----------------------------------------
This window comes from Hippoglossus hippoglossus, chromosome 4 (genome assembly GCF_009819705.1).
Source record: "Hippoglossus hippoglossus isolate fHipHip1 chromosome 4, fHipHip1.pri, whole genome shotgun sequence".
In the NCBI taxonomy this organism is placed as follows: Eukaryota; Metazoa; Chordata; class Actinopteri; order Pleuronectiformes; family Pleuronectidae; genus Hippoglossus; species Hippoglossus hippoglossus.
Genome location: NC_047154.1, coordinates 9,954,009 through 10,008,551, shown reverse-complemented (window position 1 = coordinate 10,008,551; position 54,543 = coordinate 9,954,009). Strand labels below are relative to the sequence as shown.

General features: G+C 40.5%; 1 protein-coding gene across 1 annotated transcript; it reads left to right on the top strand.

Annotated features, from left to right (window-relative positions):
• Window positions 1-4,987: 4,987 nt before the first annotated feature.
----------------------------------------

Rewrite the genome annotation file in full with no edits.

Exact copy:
This window comes from Hippoglossus hippoglossus, chromosome 4 (genome assembly GCF_009819705.1).
Source record: "Hippoglossus hippoglossus isolate fHipHip1 chromosome 4, fHipHip1.pri, whole genome shotgun sequence".
In the NCBI taxonomy this organism is placed as follows: Eukaryota; Metazoa; Chordata; class Actinopteri; order Pleuronectiformes; family Pleuronectidae; genus Hippoglossus; species Hippoglossus hippoglossus.
Genome location: NC_047154.1, coordinates 9,954,009 through 10,008,551, shown reverse-complemented (window position 1 = coordinate 10,008,551; position 54,543 = coordinate 9,954,009). Strand labels below are relative to the sequence as shown.

General features: G+C 40.5%; 1 protein-coding gene across 1 annotated transcript; it reads left to right on the top strand.

Annotated features, from left to right (window-relative positions):
• Window positions 1-4,987: 4,987 nt before the first annotated feature.